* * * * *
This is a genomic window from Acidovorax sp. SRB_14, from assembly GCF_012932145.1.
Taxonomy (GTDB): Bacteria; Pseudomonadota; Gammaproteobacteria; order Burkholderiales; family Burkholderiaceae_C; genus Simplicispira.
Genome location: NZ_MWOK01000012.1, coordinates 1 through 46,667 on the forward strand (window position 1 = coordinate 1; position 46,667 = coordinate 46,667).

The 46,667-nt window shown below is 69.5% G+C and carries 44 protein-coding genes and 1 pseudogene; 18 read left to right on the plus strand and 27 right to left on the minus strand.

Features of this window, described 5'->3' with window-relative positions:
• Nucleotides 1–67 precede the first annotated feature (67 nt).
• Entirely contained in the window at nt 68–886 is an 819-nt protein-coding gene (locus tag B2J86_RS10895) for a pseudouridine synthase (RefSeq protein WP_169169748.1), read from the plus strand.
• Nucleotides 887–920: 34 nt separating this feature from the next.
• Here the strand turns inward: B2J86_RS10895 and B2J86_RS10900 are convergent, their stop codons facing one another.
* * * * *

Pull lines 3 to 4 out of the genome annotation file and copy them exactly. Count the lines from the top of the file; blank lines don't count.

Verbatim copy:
Genome location: NZ_MWOK01000012.1, coordinates 1 through 46,667 on the forward strand (window position 1 = coordinate 1; position 46,667 = coordinate 46,667).

The 46,667-nt window shown below is 69.5% G+C and carries 44 protein-coding genes and 1 pseudogene; 18 read left to right on the plus strand and 27 right to left on the minus strand.